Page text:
Spidey Wall PacMan

I’ve started working on a version of PacMan for the Spidey Wall (which I blogged about recently). It’s already working pretty well as a web-app and you can play it on this site with the link below.

Click Here to Play Spidey Pacman


If you have a go at playing it please let me know by leaving a comment below – I’ve only tried it on an iPad and my laptop (chrome & safari) at present so let me know if there are problems on other devices. I’d also be interested on how far you get (tell me your high-scores!!!) – I haven’t managed to complete the level yet!

There are many quirks (e.g. there is actually only one level!, the game doesn’t end when all the dots are eaten!, the behaviour of the ghosts probably isn’t all that true to their proper behaviour – although I have tried using this guide, the scoring isn’t the same as the original, there’s no leader board, etc, etc.). Please let me know of any bugs you find though.

I envisage that ultimately it will run on a tablet or smart-phone and send data (over some wireless connection yet to be finalised) to the Spidey Wall. I expect that the Spidey Wall controller will respond to commands like – colour LEDs 47 to 65 with colour #55ab8a or similar.  So the game logic will all be on the tablet/smart-phone and the Spidey Wall controller will just be a big display panel colouring the appropriate LEDs on the wall as you play the game.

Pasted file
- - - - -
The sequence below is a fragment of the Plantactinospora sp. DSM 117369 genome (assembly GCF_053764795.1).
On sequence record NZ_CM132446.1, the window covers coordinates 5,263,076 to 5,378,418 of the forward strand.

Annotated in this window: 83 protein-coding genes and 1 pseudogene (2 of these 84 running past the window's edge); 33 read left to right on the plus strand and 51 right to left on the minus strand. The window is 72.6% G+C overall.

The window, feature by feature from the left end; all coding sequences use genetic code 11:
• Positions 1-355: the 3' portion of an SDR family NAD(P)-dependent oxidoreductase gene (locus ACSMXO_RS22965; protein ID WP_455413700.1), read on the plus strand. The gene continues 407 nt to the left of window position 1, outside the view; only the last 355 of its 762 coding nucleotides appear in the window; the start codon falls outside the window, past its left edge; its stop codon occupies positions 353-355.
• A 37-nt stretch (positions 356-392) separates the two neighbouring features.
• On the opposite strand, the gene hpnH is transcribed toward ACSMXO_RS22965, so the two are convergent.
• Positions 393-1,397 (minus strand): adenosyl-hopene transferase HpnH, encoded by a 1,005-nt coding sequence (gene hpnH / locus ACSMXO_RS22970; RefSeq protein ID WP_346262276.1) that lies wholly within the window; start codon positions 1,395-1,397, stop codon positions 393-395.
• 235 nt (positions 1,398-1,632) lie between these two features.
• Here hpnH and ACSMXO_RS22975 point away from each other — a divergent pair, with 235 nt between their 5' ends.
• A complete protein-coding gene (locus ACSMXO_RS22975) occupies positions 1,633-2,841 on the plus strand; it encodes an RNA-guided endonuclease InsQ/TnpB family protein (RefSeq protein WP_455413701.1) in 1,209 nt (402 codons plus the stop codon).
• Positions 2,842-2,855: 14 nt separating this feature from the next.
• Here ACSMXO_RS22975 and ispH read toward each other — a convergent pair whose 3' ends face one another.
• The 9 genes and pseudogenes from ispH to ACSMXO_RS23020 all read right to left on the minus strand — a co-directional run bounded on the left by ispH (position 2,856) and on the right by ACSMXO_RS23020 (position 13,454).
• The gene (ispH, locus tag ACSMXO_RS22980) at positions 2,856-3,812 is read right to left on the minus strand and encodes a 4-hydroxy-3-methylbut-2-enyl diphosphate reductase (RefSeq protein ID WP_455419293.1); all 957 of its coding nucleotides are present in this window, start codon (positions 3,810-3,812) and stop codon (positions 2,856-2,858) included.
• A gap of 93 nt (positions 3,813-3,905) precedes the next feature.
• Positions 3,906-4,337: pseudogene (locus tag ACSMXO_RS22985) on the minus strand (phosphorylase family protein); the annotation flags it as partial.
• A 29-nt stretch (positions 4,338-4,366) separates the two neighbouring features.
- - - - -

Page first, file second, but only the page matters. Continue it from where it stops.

Maybe in the end the tablet will not show the game display at all and just show a game-pad for setting direction and the score so that all the action occurs on the wall.

I’ve developed the code in CoffeeScript with a mix of techniques I’ve learned from using D3 on a couple of projects (mainly around creating an manipulating SVG on the fly). I really like that approach to creating quick web-apps – mainly because I find that classic HTML/CSS behaviour is essentially almost random and requires intense amounts of trial and error to get the effects you want.  By contrast generating the UI on the fly is relatively straightforward as you can make calculations in code to control the exact placement of DOM elements as long as their positioning is absolute.

Actually in this case I’ve ended up with a canvas showing the backdrop to the game with SVG sprites overlaid on it which also works pretty well. And the code is relatively clean – you can see it here on github – although no doubt it could be improved significantly.